Too-long ranked as one of the most obese cities in America, Oklahoma City Mayor Mick Cornett challenged his city to go on a diet and lose 1 million pounds as part of its 2008 New Year’s Resolution.
Residents stepped up, got active, ate smarter and met what initially seemed like an audacious goal.
Join us on Thursday, March 28, to hear Mayor Cornett share how Oklahoma City succeeded in encouraging people to take personal action to get healthier.
As the keynote speaker for the 2013 City of Muskogee Wellness Initiative annual luncheon, “Mayor Cornett will tell the inspiring story of how OKC residents, schools, businesses, government, and others chose to make healthy living a priority,” said Dr. James Baker, chairman of the Muskogee Wellness Initiative. “The focus on active living and nutritious eating has paid off for OKC, and it can for Muskogee, too.”
The Rotary Club and Greater Muskogee Area Chamber of Commerce are co-sponsors of the March 28 event, which begins at 11:30 a.m. at the Oklahoma Music Hall of Fame, 401 S. Third St. To attend the event, please contact the Muskogee Chamber at (918) 682-2401. Seating is limited and lunch is provided.
In his 2010 State of the City address, OKC Mayor Cornett highlighted the important investments the city has made to create a healthier community, while recognizing that long-term success ultimately comes down to individual action.
Creating an environment that promotes and supports healthier lifestyle choices can make it easier and more likely for people to choose to protect their health.
At the luncheon the City of Muskogee Wellness Initiative will also celebrate the 30 organizations in Muskogee County that earned Oklahoma’s 2012 “Certified Healthy” designation from the OK Turning Point Council. These groups are recognized for their efforts to make healthy choices easier to make for employees, clients, patrons and others.
For 2012, 979 businesses, schools, campuses, restaurants and communities statewide applied for certified healthy consideration and 755 earned the designation.
For the first time, the City of Muskogee was named a “Certified Healthy Community” for its efforts to support and promote active, healthy lifestyles.
In addition, Muskogee Public Schools earned 10 and Fort Gibson Public Schools earned three “Certified Healthy Schools” awards. Connors State College and Northeastern State University were named “Certified Healthy Campuses.”
“We are pleased to see how much the (Certified Healthy) program has grown,” said Melony Carey, MPS public relations director. “We are proud to be an initial part of the movement to make Oklahoma healthier and to ensure that our students not only know about healthy lifestyles, but live by them. Together we are shaping a better future for our children, our community and our state.”
Three local restaurants were among 13 statewide to earn the “Certified Healthy Restaurant” designation for making healthy items available on the menu and maintaining a tobacco-free environment. They include The Bite Market and Café, Dessert Girl’s Bakery and Café and Jimmy’s Egg.
Of the 12 local “Certified Healthy Businesses,” Cherokee Nation Three Rivers Health Center, Georgia-Pacific and Muskogee County Health Department earned the state’s highest award of “excellence” for supporting employee health through meaningful nutrition, physical activity and tobacco-free policies, programs and resources.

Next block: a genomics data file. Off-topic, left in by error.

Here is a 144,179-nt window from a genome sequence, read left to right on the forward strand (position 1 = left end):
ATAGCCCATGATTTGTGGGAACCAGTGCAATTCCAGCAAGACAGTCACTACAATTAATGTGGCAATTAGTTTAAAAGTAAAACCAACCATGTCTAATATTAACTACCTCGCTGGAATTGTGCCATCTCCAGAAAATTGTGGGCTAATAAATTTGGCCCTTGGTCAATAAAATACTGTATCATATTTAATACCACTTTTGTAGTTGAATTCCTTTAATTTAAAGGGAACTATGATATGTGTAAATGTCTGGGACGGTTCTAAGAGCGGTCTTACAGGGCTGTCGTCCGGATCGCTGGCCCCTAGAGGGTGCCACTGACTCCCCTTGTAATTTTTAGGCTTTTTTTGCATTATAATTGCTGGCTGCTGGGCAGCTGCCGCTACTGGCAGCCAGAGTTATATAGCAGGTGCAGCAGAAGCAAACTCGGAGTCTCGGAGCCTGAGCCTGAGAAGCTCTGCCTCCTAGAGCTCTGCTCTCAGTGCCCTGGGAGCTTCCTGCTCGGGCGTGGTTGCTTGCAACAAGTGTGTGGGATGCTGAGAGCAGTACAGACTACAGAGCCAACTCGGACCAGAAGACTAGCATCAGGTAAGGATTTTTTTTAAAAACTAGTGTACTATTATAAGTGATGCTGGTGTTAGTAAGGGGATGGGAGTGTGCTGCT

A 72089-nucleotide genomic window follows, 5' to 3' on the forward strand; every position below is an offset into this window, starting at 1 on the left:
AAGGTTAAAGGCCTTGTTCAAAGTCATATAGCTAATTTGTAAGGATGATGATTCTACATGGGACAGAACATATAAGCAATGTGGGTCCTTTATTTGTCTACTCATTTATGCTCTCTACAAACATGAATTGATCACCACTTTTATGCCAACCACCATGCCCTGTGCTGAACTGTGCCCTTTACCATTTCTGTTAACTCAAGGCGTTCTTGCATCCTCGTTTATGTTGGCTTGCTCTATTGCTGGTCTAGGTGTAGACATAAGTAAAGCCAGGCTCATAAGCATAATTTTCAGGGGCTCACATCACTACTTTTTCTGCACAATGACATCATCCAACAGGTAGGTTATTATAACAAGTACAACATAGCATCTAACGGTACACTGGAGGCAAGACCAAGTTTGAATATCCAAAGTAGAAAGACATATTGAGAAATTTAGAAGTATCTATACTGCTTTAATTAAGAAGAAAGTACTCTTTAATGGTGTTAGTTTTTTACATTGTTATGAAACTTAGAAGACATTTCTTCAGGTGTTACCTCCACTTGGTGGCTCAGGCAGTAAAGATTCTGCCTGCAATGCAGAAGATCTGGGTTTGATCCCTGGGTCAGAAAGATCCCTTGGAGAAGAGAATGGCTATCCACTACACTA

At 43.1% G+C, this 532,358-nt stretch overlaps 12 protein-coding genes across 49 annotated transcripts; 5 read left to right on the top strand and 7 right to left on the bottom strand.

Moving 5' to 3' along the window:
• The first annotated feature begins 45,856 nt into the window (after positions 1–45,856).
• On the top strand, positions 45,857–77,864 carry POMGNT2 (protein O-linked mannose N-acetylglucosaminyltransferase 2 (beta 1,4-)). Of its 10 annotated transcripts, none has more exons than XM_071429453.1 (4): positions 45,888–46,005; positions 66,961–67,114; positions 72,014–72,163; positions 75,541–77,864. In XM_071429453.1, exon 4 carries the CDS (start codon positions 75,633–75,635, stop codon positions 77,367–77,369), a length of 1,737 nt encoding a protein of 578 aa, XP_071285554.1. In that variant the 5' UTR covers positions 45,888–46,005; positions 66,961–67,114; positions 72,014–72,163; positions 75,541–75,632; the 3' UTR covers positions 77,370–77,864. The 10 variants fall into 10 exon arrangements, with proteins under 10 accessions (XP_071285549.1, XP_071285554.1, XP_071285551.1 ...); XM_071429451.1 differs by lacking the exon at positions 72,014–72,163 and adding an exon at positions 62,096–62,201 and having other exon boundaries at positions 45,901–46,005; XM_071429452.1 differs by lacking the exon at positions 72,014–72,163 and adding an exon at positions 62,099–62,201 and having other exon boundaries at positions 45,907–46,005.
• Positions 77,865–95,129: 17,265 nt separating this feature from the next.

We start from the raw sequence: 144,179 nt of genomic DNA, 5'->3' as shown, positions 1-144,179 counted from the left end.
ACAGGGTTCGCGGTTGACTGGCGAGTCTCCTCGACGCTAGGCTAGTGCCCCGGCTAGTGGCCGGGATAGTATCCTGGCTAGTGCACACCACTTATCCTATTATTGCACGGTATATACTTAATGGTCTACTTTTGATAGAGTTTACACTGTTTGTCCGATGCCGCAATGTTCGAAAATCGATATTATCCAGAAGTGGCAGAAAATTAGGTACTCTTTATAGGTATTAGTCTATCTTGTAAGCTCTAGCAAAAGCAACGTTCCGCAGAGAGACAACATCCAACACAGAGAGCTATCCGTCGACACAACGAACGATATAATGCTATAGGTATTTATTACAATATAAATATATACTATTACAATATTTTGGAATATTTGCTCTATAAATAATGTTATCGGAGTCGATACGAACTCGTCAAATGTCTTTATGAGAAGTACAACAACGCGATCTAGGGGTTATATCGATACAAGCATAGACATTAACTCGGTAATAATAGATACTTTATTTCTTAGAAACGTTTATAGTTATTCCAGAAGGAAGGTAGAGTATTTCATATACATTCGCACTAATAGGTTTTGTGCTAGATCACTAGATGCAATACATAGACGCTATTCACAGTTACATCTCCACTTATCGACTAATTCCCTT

“Three Rivers Health Center is excited to receive the Certified Healthy Business Award of Excellence and we will continue to strengthen our efforts to promote healthy living among our staff and clients,” said Jason Shelor, public health educator at the Muskogee-based Cherokee Nation Three Rivers Health Center.
Georgia-Pacific’s investment in employee health is giving them more than just bragging rights for the “excellence” rating; it’s also smart business.
“As a company, we remain committed to providing education and tools that promote health and wellness of our employees and their families so they can create healthy behaviors and practices part of their daily lives,” said Megan Brown, wellness program coordinator for Georgia-Pacific Muskogee.
Join us on March 28 to celebrate wellness success in our community and challenge others to join the effort to make Muskogee a healthier place to live, work, learn and play.
Lisa Wade Raasch coordinates the City of Muskogee Wellness Initiative and directs the EOK Health Care Coalition. For more information about the March 28 event visit www.MuskogeeWellness.org or www.Facebook.com/MuskogeeWellness.
Muskogee County’s 2012 Certified Healthy Award Recipients:
City of Muskogee — Merit
Early Childhood Center — Excellence
Fort Gibson Early Learning Center — Excellence
Fort Gibson Intermediate Elementary — Excellence
Fort Gibson Middle School — Excellence
Harris Jobe Elementary — Excellence
Muskogee High School — Excellence
Sadler Arts Academy — Excellence
Tony Goetz Elementary — Excellence
Whittier Elementary — Excellence
Alice Robertson Middle School — Basic
Benjamin Franklin Science Academy — Basic
Rougher Alternative Academy — Basic
Washington-Irving Elementary — Basic
Connors State College — Merit
Cherokee Nation Three Rivers Health Center — Excellence
Georgia-Pacific Corporation — Excellence
Muskogee County Health Department — Excellence
Acme Engineering — Merit
City of Muskogee — Merit
Empower Change — Merit
Firstar Bank — Merit
EOK Health Care Coalition — Basic
Excel Therapy Specialists — Basic
HealthCare Solutions Group — Basic
Muskogee County Emergency Medical Service — Basic
Muskogee Swim & Fitness — Basic
Jimmy’s Egg of Muskogee — Merit
The Bite Market and Café — Basic
Dessert Girl’s Bakery Café — Basic